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Florida’s Lonely Fight Against Zika

Congress has provided little assistance.
Carlos Varas, a Miami-Dade County mosquito control inspector, uses larvicide granules on plants where water has pooled on Aug. 24, 2016, in Miami Beach, Florida.
Photographer: Joe Raedle/Getty Images

At 7:30 a.m. on Monday, Aug. 29, Miami started another day on the front lines of America’s fight against the Zika virus. Dozens of pickup trucks pulled out of Miami-Dade County’s mosquito-control department, west of the airport, carrying fumigation equipment that blankets city streets in clouds of bug-killing fog. The trucks headed to the area’s two Zika hot zones: Wynwood, Miami’s hip arts district, where the U.S.’s first locally transmitted case of the virus was discovered in July, and a 20-block stretch of Miami Beach.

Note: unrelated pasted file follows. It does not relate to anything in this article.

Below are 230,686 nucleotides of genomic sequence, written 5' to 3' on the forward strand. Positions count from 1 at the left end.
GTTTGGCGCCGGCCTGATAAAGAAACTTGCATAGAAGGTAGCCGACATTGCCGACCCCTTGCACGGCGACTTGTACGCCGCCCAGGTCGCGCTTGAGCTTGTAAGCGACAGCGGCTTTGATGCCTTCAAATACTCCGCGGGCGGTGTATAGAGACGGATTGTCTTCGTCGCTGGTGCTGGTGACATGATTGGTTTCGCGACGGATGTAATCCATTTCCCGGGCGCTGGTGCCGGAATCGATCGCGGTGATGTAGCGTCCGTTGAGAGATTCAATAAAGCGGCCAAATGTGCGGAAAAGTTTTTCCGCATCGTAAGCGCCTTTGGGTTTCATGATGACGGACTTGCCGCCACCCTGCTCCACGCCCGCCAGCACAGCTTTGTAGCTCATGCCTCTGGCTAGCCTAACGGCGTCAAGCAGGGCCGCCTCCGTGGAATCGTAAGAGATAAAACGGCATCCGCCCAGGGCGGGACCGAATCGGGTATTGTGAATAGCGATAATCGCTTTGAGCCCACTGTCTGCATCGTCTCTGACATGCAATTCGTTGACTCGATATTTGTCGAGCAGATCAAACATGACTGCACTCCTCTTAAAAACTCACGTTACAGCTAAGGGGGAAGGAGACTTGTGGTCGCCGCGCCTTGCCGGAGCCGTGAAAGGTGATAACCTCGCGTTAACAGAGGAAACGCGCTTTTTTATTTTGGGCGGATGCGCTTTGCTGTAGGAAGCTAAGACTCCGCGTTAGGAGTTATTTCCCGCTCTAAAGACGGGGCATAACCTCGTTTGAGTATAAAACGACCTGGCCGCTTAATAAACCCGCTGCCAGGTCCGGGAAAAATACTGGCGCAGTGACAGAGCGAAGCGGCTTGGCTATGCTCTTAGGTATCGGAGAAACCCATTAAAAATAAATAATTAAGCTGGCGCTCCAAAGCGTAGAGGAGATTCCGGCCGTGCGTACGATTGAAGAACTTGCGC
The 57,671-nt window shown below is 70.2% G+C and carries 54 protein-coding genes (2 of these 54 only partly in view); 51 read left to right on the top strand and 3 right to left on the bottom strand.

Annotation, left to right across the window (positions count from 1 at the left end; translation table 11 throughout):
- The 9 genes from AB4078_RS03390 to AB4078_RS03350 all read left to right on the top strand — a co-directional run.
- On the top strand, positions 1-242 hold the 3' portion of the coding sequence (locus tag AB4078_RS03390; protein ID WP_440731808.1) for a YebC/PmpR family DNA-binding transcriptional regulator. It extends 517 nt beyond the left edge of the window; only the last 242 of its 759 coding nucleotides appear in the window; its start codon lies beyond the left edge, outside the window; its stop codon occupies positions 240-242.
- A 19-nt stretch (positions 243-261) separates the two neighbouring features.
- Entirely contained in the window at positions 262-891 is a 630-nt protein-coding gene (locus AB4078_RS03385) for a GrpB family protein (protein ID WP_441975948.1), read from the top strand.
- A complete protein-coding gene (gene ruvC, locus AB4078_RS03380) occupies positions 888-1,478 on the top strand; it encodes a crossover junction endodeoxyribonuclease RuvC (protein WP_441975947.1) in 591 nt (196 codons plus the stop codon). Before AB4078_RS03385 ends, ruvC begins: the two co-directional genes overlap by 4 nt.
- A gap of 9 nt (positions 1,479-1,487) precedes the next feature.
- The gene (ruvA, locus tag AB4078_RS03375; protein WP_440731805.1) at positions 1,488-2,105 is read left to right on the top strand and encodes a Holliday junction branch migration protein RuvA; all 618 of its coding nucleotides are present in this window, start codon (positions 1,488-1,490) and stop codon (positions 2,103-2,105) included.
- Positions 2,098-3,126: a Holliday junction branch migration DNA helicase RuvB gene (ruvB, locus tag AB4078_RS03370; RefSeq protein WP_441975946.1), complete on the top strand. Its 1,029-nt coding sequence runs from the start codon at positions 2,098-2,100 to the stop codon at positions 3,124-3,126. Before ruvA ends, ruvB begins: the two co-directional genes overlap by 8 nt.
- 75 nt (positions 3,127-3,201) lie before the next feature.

Among the fleet of trucks, all of which were driven by local contractors and county workers, was a small Jeep. At the wheel was Linda Kothera, an expert in mosquito insecticide resistance. Riding shotgun was Joanie Kenney, a virologist. Both work for the U.S. Centers for Disease Control and Prevention. Together, they make up half the agency’s four-person Zika emergency response team on the ground in Miami. It’s a bare-bones crew given the threat the virus poses not only to the city but also to the rest of the U.S. if it’s allowed to spread. Zika can damage or eat away the brain of an unborn baby if the mother is infected during pregnancy. In the U.S., 16 babies had been born with Zika-related birth defects as of Aug. 18. “This is the first time America has had to deal with something like this threat,” says Kenney, who’s done tours fighting Zika in Puerto Rico.